For example, consider a model of ordering of goods. Applying object decomposition, we could end up with the following classes:

  • Customer
  • Product
  • Order
  • LineItem
  • Payment
  • Address
  • Invoice

If we want to implement this system on the basis of microservices, using the definitions which we stated earlier, it is not immediately clear which microservices should be allocated. What single function should each one perform? What is the minimum viable product?

Now let’s try to identify the ‘aggregates’. The following provisions will help us in this:

  • An aggregate is a bounded region of an object graph with a minimum of connections to the remaining graph;
  • the root (the main object) is allocated in the aggregate, through which all operations are performed with the objects included in the aggregate;
  • external objects store a reference only to the root of the aggregate, but not to its internal objects
  • within the boundaries of the aggregate, in any operation, compliance with business rules (invariants) is ensured due to transactional integrity;
  • the aggregate is entirely loaded from the database.

Using this as our starting point, we can get the following scheme of aggregates:

Here, the Customer and the Order are the roots of the ‘Aggregate containers’ through which operations will be performed with the objects included in the unit (LineItem for Order or Payment and Address for the Customer). Direct access is only possible to the root of the unit.

What does this pattern give us as, when applied to the micro-service architecture?
The following:

  • The divisions / containers obtained as a result of such a split are naturally separated from other parts of the system;
  • Due to the transactional consistency within aggregate boundary, we don’t have to get into complicated subject of distributed transactions when performing business operation on microservices. Normally this level of consistency is enough.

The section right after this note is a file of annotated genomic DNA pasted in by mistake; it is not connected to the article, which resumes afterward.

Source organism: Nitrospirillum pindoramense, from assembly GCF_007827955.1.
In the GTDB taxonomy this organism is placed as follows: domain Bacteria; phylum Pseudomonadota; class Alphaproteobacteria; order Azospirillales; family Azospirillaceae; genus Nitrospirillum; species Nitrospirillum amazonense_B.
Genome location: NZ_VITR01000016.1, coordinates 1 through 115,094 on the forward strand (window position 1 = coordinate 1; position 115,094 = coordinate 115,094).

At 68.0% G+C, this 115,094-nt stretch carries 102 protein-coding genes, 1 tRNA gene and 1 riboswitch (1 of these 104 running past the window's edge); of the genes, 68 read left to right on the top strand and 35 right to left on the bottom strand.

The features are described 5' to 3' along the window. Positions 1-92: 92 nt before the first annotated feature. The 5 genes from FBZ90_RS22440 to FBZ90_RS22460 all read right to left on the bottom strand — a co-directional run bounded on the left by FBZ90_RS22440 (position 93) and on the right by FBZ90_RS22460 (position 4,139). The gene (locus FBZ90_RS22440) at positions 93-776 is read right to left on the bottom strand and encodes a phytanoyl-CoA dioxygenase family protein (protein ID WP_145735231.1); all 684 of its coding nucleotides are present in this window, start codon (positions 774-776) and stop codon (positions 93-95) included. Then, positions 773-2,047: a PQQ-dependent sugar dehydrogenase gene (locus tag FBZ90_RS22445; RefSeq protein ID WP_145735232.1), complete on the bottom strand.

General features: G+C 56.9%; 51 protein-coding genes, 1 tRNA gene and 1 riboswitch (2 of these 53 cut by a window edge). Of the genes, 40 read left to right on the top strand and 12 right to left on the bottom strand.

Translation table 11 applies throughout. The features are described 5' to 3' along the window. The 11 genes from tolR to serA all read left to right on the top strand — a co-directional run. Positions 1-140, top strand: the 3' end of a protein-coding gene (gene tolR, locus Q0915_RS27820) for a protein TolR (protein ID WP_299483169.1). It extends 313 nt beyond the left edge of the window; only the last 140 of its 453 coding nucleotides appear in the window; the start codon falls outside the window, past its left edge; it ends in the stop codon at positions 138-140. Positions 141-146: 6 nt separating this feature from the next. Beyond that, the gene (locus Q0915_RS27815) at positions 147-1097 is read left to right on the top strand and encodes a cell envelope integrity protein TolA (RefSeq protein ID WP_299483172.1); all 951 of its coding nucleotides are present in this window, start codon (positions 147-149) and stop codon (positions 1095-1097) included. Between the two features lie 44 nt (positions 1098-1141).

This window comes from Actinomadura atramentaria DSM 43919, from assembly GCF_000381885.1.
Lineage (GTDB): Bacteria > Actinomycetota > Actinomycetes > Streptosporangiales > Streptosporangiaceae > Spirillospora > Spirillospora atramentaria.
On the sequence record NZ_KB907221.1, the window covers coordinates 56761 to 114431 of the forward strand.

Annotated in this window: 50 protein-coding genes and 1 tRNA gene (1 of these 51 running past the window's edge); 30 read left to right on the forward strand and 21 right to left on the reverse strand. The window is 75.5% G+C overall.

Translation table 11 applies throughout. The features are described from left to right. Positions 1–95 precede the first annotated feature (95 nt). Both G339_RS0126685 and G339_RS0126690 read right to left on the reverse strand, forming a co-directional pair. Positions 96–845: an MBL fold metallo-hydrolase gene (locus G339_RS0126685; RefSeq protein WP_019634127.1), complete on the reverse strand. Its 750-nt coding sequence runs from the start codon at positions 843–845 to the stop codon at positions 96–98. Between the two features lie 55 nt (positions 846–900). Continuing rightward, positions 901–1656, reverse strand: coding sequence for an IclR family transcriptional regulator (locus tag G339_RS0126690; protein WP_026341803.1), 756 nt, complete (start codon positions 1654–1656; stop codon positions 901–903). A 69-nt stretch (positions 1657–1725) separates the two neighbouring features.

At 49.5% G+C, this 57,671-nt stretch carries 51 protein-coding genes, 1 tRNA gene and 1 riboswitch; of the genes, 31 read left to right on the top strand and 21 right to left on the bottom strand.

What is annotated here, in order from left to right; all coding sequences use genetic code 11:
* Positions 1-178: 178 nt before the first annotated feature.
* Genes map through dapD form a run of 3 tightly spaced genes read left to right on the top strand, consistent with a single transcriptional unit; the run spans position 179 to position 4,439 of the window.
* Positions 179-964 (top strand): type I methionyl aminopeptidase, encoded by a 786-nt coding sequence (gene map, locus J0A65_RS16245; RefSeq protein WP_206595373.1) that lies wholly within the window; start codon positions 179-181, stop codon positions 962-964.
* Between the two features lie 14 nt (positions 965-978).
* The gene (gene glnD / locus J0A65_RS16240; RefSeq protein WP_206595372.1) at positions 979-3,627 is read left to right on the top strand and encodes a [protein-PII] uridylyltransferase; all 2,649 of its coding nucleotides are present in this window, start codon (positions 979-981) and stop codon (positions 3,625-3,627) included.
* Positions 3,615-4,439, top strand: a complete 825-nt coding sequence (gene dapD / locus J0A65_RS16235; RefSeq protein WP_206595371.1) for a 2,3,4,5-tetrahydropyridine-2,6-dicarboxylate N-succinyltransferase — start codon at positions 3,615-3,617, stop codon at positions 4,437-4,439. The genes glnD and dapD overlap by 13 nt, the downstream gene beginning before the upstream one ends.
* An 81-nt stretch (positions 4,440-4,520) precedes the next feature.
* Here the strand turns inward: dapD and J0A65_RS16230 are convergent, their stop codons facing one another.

• The resulting size of the microservice itself proves to be consistent with the previous stated definitions on this issue.

This approach has proven itself in practice. At the same time, we would like to draw your attention to the fact that depending on the business requirements it may turn out that it is more practical to increase its size the size of the ‘aggregate’ by combining two or more containers. This might be needed due to the requirements for ensuring the atomic integrity of the data within the same operation performed over several aggregates.

Aggregate-sized microservices are the smallest. Below that level it is impractical to  divide further. The biggest size, to which we could theoretically bring the size of the microservice, without going back to a monolith system, would be a “bounded context” – another notion from the “Domain-Driven Design” book.

In most cases, the use of “eventual consistency” is fully justified for maintaining integrity in operations involving several aggregates (microservices). This is an interesting topic, that deserves a separate consideration.